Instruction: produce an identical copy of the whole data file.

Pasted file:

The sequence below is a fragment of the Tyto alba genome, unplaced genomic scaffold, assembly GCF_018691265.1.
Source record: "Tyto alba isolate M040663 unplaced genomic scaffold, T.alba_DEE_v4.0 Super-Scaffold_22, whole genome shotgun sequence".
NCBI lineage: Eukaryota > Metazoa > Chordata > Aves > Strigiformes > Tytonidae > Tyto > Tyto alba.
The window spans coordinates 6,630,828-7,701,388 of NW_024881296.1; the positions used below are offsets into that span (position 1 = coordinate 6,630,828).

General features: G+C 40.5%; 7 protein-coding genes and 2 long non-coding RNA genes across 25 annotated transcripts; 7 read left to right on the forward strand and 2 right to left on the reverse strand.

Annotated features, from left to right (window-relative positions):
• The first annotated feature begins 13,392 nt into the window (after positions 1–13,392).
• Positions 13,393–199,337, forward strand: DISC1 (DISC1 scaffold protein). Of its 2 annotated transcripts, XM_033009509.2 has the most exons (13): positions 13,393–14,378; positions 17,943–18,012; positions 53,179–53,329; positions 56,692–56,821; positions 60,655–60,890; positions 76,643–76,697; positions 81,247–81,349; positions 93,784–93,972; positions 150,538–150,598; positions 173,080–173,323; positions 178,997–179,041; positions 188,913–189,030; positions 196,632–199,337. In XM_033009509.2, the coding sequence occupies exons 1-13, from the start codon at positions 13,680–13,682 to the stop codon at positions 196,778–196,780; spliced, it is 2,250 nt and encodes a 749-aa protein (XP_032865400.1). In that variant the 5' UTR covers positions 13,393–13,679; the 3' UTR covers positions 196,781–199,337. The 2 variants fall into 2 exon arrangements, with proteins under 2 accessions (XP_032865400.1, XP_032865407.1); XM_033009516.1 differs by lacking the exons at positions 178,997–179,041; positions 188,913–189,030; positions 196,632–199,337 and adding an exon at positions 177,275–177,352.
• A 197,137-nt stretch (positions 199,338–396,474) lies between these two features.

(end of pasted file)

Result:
The sequence below is a fragment of the Tyto alba genome, unplaced genomic scaffold, assembly GCF_018691265.1.
Source record: "Tyto alba isolate M040663 unplaced genomic scaffold, T.alba_DEE_v4.0 Super-Scaffold_22, whole genome shotgun sequence".
NCBI lineage: Eukaryota > Metazoa > Chordata > Aves > Strigiformes > Tytonidae > Tyto > Tyto alba.
The window spans coordinates 6,630,828-7,701,388 of NW_024881296.1; the positions used below are offsets into that span (position 1 = coordinate 6,630,828).

General features: G+C 40.5%; 7 protein-coding genes and 2 long non-coding RNA genes across 25 annotated transcripts; 7 read left to right on the forward strand and 2 right to left on the reverse strand.

Annotated features, from left to right (window-relative positions):
• The first annotated feature begins 13,392 nt into the window (after positions 1–13,392).
• Positions 13,393–199,337, forward strand: DISC1 (DISC1 scaffold protein). Of its 2 annotated transcripts, XM_033009509.2 has the most exons (13): positions 13,393–14,378; positions 17,943–18,012; positions 53,179–53,329; positions 56,692–56,821; positions 60,655–60,890; positions 76,643–76,697; positions 81,247–81,349; positions 93,784–93,972; positions 150,538–150,598; positions 173,080–173,323; positions 178,997–179,041; positions 188,913–189,030; positions 196,632–199,337. In XM_033009509.2, the coding sequence occupies exons 1-13, from the start codon at positions 13,680–13,682 to the stop codon at positions 196,778–196,780; spliced, it is 2,250 nt and encodes a 749-aa protein (XP_032865400.1). In that variant the 5' UTR covers positions 13,393–13,679; the 3' UTR covers positions 196,781–199,337. The 2 variants fall into 2 exon arrangements, with proteins under 2 accessions (XP_032865400.1, XP_032865407.1); XM_033009516.1 differs by lacking the exons at positions 178,997–179,041; positions 188,913–189,030; positions 196,632–199,337 and adding an exon at positions 177,275–177,352.
• A 197,137-nt stretch (positions 199,338–396,474) lies between these two features.